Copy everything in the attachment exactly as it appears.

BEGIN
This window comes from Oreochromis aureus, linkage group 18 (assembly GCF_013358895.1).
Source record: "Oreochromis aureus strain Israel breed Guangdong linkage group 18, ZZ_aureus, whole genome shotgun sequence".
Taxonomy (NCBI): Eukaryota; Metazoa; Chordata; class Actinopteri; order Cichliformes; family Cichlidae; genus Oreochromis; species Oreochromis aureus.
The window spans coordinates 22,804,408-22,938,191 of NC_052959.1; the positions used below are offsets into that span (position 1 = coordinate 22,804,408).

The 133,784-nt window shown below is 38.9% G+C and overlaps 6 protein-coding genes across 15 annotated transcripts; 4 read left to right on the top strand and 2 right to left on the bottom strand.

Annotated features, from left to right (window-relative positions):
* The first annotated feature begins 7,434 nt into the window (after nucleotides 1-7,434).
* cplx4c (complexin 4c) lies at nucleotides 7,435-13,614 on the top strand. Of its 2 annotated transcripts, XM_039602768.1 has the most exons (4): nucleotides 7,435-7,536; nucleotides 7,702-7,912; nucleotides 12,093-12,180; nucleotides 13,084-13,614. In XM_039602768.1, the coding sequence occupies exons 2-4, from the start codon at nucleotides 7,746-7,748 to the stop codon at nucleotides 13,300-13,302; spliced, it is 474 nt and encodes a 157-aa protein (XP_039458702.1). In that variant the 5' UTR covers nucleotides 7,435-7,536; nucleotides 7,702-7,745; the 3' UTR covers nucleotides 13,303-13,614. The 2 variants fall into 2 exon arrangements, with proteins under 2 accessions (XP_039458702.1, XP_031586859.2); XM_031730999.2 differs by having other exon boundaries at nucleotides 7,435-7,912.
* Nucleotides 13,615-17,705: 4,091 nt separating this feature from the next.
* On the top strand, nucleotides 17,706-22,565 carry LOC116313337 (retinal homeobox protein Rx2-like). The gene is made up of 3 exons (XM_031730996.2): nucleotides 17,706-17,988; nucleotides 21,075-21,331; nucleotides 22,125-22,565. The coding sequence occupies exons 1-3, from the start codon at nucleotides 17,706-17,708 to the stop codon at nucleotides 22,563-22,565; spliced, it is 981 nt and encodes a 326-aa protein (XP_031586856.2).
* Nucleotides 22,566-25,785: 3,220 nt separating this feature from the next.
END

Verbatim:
This window comes from Oreochromis aureus, linkage group 18 (assembly GCF_013358895.1).
Source record: "Oreochromis aureus strain Israel breed Guangdong linkage group 18, ZZ_aureus, whole genome shotgun sequence".
Taxonomy (NCBI): Eukaryota; Metazoa; Chordata; class Actinopteri; order Cichliformes; family Cichlidae; genus Oreochromis; species Oreochromis aureus.
The window spans coordinates 22,804,408-22,938,191 of NC_052959.1; the positions used below are offsets into that span (position 1 = coordinate 22,804,408).

The 133,784-nt window shown below is 38.9% G+C and overlaps 6 protein-coding genes across 15 annotated transcripts; 4 read left to right on the top strand and 2 right to left on the bottom strand.

Annotated features, from left to right (window-relative positions):
* The first annotated feature begins 7,434 nt into the window (after nucleotides 1-7,434).
* cplx4c (complexin 4c) lies at nucleotides 7,435-13,614 on the top strand. Of its 2 annotated transcripts, XM_039602768.1 has the most exons (4): nucleotides 7,435-7,536; nucleotides 7,702-7,912; nucleotides 12,093-12,180; nucleotides 13,084-13,614. In XM_039602768.1, the coding sequence occupies exons 2-4, from the start codon at nucleotides 7,746-7,748 to the stop codon at nucleotides 13,300-13,302; spliced, it is 474 nt and encodes a 157-aa protein (XP_039458702.1). In that variant the 5' UTR covers nucleotides 7,435-7,536; nucleotides 7,702-7,745; the 3' UTR covers nucleotides 13,303-13,614. The 2 variants fall into 2 exon arrangements, with proteins under 2 accessions (XP_039458702.1, XP_031586859.2); XM_031730999.2 differs by having other exon boundaries at nucleotides 7,435-7,912.
* Nucleotides 13,615-17,705: 4,091 nt separating this feature from the next.
* On the top strand, nucleotides 17,706-22,565 carry LOC116313337 (retinal homeobox protein Rx2-like). The gene is made up of 3 exons (XM_031730996.2): nucleotides 17,706-17,988; nucleotides 21,075-21,331; nucleotides 22,125-22,565. The coding sequence occupies exons 1-3, from the start codon at nucleotides 17,706-17,708 to the stop codon at nucleotides 22,563-22,565; spliced, it is 981 nt and encodes a 326-aa protein (XP_031586856.2).
* Nucleotides 22,566-25,785: 3,220 nt separating this feature from the next.